When marijuana became legal across Canada, its impact went beyond the lives of its users. The Cannabis Act, or Bill C-45, that came into effect on October 17, 2018, sent ripples across the life insurance industry as well - there was now one more lifestyle factor to consider in the lives of customers.
Since then, the industry has made adjustments around marijuana and life insurance, from the way they processed applicants to the way they calculated premiums. More importantly, marijuana users have since been able to purchase life insurance policies that match their needs and lifestyle without necessarily having to pay higher, 'smoker rate' premiums.
In this piece, we'll go over those factors - the frequently asked questions, the types of policies available, and the key things you need to think about when shopping around for a life insurance policy as a marijuana user.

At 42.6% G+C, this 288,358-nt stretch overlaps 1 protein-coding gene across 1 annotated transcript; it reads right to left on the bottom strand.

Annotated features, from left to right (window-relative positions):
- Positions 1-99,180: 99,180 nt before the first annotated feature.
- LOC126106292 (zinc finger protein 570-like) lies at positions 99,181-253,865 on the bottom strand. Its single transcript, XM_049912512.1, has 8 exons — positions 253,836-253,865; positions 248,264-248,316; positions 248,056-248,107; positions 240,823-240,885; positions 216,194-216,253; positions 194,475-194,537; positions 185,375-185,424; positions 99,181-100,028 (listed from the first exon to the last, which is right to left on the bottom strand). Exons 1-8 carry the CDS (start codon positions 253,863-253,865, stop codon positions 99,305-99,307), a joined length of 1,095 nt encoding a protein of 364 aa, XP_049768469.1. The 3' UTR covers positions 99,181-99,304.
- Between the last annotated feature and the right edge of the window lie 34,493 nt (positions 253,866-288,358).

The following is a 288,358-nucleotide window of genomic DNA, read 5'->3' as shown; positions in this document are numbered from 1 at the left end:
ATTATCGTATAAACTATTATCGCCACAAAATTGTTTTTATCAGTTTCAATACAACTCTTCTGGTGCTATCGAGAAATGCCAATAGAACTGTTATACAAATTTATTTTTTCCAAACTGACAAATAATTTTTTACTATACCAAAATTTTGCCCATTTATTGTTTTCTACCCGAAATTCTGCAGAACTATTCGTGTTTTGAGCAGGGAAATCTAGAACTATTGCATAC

Read More About:
- Key Takeaways on Marijuana and Life Insurance
- Life Insurance Before Marijuana Legalization
- Marijuana & Life Insurance Today: How Do Insurance Companies Regard Marijuana Users?
- Life Insurance for Casual Marijuana Users VS. Regular Users
- Do I Need a Drug Test When Applying for Life Insurance as a Marijuana User?
- What Questions do Life Insurance Companies Ask When it Comes to Marijuana?
- Final Thoughts
Key Takeaways on Marijuana and Life Insurance
- The legalization of marijuana forced life insurance providers to re-evaluate how it impacted their premium rates
- If you are a recreational marijuana user, some life insurance providers (like PolicyMe) will still give you instant approval on your policy